The start of the school year should be a time for optimism, and not just because it always seems to coincide with an improvement in the weather.
Children and teenagers tumble noisily into classrooms, hopefully eager to learn with the support of well-rested and resourced teachers.
But this year’s start has coincided with the reminder that pupils’ performance in international mathematics and science tests is showing serious decline, and national monitoring of student achievement is also highlighting knowledge gaps. The most recent results from the National Monitoring Study of Student Achievement shows that 45% of year 8 pupils are achieving at or above curriculum expectation, and only 20% are doing so in science.
A quick perusal of coverage of this issue shows we have known there is a problem for more than 20 years. The Education Review Office, in a report in 2000, raised concerns that many primary school teachers lacked enough knowledge of maths and science to teach them well.
Then there was the still controversial Numeracy Project which promoted children learning a range of ways to solve problems and to choose the appropriate one for each problem.
The idea was to improve problem solving skills and understanding of concepts, rather than just the ability to follow rules for calculating, but many parents have reported their children have simply been confused and have missed out on acquiring basic knowledge.
With science, concerns have been raised that in many primary schools the subject has been relegated to a dusty bookshelf containing a tatty assortment of materials considered to be scientific, left unused because teachers do not know what to do with it.
There will, of course, be inspiring teachers who embed maths and science into their programmes naturally, making it interesting and relevant while imbuing their charges with the basics and sparking enthusiasm for further learning. But that does not appear to be the norm.
The New Zealand Principals Federation has called for more direction on what to teach and how to teach it.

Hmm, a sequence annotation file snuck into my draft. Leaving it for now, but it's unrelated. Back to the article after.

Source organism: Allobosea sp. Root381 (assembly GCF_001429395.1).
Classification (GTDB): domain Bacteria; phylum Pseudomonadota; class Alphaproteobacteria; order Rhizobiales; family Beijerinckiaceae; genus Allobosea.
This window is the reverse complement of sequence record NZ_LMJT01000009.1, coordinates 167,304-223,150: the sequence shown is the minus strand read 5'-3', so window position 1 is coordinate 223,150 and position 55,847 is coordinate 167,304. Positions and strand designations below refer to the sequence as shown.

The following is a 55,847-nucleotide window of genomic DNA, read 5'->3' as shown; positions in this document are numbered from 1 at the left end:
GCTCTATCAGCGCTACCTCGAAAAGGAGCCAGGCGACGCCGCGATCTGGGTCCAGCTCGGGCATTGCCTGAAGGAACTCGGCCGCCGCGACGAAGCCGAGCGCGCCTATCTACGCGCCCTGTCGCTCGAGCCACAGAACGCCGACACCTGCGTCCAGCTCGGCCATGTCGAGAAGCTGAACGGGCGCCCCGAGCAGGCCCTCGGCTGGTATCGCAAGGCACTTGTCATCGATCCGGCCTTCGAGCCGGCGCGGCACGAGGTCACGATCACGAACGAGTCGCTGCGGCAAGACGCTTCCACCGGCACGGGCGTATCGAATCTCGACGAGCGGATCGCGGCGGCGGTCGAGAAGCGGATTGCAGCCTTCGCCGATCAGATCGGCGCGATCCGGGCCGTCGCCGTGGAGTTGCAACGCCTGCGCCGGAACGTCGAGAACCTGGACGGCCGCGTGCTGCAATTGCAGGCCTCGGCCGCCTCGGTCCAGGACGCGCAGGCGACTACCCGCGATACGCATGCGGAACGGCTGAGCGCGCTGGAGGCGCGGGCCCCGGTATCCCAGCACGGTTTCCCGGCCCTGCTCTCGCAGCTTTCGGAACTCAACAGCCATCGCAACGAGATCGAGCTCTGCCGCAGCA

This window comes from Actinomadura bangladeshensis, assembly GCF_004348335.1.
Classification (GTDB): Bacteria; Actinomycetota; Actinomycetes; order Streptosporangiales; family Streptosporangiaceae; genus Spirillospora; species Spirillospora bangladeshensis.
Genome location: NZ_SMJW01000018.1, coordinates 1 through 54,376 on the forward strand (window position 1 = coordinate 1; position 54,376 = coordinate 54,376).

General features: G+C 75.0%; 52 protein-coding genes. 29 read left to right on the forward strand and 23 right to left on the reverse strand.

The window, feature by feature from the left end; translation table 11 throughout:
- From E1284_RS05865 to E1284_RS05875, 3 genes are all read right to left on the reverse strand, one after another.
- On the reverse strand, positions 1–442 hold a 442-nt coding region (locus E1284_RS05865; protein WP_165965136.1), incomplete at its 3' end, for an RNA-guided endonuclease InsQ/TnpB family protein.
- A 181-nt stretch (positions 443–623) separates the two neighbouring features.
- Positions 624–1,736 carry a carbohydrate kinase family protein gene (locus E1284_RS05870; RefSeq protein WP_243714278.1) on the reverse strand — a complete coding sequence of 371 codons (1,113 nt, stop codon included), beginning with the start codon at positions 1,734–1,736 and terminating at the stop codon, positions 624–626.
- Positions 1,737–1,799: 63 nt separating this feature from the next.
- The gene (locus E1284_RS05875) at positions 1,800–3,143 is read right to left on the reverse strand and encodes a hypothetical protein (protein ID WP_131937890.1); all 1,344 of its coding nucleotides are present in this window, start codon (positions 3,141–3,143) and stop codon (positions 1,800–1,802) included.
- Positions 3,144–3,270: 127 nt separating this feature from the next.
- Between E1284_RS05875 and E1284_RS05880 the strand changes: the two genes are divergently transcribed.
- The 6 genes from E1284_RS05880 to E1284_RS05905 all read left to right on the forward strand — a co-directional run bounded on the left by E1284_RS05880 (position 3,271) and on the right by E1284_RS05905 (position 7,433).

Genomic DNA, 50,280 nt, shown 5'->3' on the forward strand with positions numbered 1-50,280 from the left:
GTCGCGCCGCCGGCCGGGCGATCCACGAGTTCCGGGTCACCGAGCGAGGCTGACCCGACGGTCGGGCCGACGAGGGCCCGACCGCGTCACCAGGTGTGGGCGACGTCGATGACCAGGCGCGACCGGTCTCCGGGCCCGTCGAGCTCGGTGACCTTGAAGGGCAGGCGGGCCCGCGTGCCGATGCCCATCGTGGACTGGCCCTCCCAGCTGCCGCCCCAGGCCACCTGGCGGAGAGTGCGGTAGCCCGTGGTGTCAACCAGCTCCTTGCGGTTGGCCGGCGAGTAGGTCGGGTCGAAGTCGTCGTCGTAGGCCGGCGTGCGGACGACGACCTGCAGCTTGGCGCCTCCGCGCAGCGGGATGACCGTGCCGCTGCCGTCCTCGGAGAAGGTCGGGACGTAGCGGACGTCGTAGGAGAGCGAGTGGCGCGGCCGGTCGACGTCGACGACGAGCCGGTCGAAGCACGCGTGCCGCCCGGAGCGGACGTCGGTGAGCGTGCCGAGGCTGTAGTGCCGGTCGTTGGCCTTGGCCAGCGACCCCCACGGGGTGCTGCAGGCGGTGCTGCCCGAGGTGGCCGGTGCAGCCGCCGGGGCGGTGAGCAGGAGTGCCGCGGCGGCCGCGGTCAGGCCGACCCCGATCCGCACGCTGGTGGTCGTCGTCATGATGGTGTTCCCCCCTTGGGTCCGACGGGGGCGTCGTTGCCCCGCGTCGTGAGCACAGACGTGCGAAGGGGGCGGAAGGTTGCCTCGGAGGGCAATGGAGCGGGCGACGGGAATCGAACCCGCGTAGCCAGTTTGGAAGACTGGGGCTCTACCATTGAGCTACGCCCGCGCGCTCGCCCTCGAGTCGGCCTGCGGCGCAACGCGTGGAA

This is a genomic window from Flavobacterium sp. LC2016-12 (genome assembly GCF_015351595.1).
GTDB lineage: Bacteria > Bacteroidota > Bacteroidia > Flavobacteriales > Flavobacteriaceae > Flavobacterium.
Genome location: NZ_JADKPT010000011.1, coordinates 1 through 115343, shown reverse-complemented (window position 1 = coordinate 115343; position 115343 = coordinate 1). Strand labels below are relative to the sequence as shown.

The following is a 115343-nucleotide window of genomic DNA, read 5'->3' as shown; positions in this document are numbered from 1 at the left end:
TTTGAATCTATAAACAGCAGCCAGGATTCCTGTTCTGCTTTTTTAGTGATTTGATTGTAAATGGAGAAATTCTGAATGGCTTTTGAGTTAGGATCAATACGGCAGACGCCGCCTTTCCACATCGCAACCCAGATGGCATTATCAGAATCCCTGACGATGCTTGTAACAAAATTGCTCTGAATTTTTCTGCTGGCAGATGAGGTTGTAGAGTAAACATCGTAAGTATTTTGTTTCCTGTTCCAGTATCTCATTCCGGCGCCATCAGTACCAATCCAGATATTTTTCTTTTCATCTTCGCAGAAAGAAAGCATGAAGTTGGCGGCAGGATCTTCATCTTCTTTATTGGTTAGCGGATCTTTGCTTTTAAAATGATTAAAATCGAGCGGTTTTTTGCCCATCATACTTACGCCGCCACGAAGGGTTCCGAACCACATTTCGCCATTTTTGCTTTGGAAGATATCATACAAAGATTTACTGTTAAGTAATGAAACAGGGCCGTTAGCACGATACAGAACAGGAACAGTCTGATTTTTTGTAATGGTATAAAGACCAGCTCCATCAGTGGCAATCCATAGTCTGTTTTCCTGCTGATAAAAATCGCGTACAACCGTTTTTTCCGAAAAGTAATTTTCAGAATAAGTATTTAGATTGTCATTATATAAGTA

Its president, Perry Rush, inadvertently added to the confusion by using mumbo jumbo, referring to the lack of "thought leadership" from the Ministry of Education. What he seemed to be seeking was high level advice and support for schools from those considered experts in maths and science.
He drew attention to the lack of direction from the ministry on the curriculum, resulting in a lack of coherence about what is expected at curriculum levels.
The question of whether we have gone too far down the path of allowing schools to adapt the way they deliver the curriculum to suit their communities is central to this issue.
There will be a range of views on that. There will be schools which will have been equipping their teachers with relevant training and support who would resent more ministry input, while others may consider they are missing out in the free market approach to advisory services and might welcome a change.
The ministry, predictably perhaps, has defended what it is doing, saying it has spent about $30million in the past four years on teacher training in science. It has convened a group of experts through the Royal Society to pull together a strategy showing what approaches work best for maths teaching.
The ministry is also undertaking to make the curriculum expectations clearer.
Whether these measures will be enough to solve the problem is anybody’s educated guess, or careful calculation, but we hope the urgency of the situation is being properly recognised by the ministry.
The Covid-19 pandemic has highlighted the importance of maths and science, now and in the future. When people are not equipped with some basic understanding of both disciplines, it is all too easy for them to be swayed by irrationality.